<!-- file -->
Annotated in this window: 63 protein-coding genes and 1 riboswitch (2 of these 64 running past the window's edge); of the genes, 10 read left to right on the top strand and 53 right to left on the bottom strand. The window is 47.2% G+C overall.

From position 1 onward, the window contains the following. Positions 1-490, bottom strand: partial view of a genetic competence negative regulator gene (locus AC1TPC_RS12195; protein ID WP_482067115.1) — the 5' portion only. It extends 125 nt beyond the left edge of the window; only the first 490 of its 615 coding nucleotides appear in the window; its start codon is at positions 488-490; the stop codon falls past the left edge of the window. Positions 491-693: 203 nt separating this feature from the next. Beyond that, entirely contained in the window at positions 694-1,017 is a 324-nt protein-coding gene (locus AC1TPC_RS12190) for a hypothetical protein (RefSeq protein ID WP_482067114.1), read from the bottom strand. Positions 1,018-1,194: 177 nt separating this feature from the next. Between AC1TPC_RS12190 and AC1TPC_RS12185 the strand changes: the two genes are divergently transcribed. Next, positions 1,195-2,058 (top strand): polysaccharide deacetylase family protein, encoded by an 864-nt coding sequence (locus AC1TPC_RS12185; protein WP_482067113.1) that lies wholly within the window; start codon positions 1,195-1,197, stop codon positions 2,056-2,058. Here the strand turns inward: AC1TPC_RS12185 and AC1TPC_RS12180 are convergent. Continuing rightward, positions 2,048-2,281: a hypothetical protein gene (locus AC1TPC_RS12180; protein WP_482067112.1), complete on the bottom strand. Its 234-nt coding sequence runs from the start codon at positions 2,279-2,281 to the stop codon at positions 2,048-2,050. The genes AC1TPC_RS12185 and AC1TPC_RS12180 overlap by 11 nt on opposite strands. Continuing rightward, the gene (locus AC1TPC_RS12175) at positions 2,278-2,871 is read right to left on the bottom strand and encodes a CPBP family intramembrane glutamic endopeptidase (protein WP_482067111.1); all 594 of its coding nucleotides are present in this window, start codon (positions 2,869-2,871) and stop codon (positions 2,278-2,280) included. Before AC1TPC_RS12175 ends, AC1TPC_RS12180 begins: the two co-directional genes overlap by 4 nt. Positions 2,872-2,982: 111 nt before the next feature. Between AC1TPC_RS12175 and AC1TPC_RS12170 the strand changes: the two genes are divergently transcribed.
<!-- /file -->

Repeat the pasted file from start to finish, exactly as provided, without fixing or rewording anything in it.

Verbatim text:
Annotated in this window: 63 protein-coding genes and 1 riboswitch (2 of these 64 running past the window's edge); of the genes, 10 read left to right on the top strand and 53 right to left on the bottom strand. The window is 47.2% G+C overall.

From position 1 onward, the window contains the following. Positions 1-490, bottom strand: partial view of a genetic competence negative regulator gene (locus AC1TPC_RS12195; protein ID WP_482067115.1) — the 5' portion only. It extends 125 nt beyond the left edge of the window; only the first 490 of its 615 coding nucleotides appear in the window; its start codon is at positions 488-490; the stop codon falls past the left edge of the window. Positions 491-693: 203 nt separating this feature from the next. Beyond that, entirely contained in the window at positions 694-1,017 is a 324-nt protein-coding gene (locus AC1TPC_RS12190) for a hypothetical protein (RefSeq protein ID WP_482067114.1), read from the bottom strand. Positions 1,018-1,194: 177 nt separating this feature from the next. Between AC1TPC_RS12190 and AC1TPC_RS12185 the strand changes: the two genes are divergently transcribed. Next, positions 1,195-2,058 (top strand): polysaccharide deacetylase family protein, encoded by an 864-nt coding sequence (locus AC1TPC_RS12185; protein WP_482067113.1) that lies wholly within the window; start codon positions 1,195-1,197, stop codon positions 2,056-2,058. Here the strand turns inward: AC1TPC_RS12185 and AC1TPC_RS12180 are convergent. Continuing rightward, positions 2,048-2,281: a hypothetical protein gene (locus AC1TPC_RS12180; protein WP_482067112.1), complete on the bottom strand. Its 234-nt coding sequence runs from the start codon at positions 2,279-2,281 to the stop codon at positions 2,048-2,050. The genes AC1TPC_RS12185 and AC1TPC_RS12180 overlap by 11 nt on opposite strands. Continuing rightward, the gene (locus AC1TPC_RS12175) at positions 2,278-2,871 is read right to left on the bottom strand and encodes a CPBP family intramembrane glutamic endopeptidase (protein WP_482067111.1); all 594 of its coding nucleotides are present in this window, start codon (positions 2,869-2,871) and stop codon (positions 2,278-2,280) included. Before AC1TPC_RS12175 ends, AC1TPC_RS12180 begins: the two co-directional genes overlap by 4 nt. Positions 2,872-2,982: 111 nt before the next feature. Between AC1TPC_RS12175 and AC1TPC_RS12170 the strand changes: the two genes are divergently transcribed.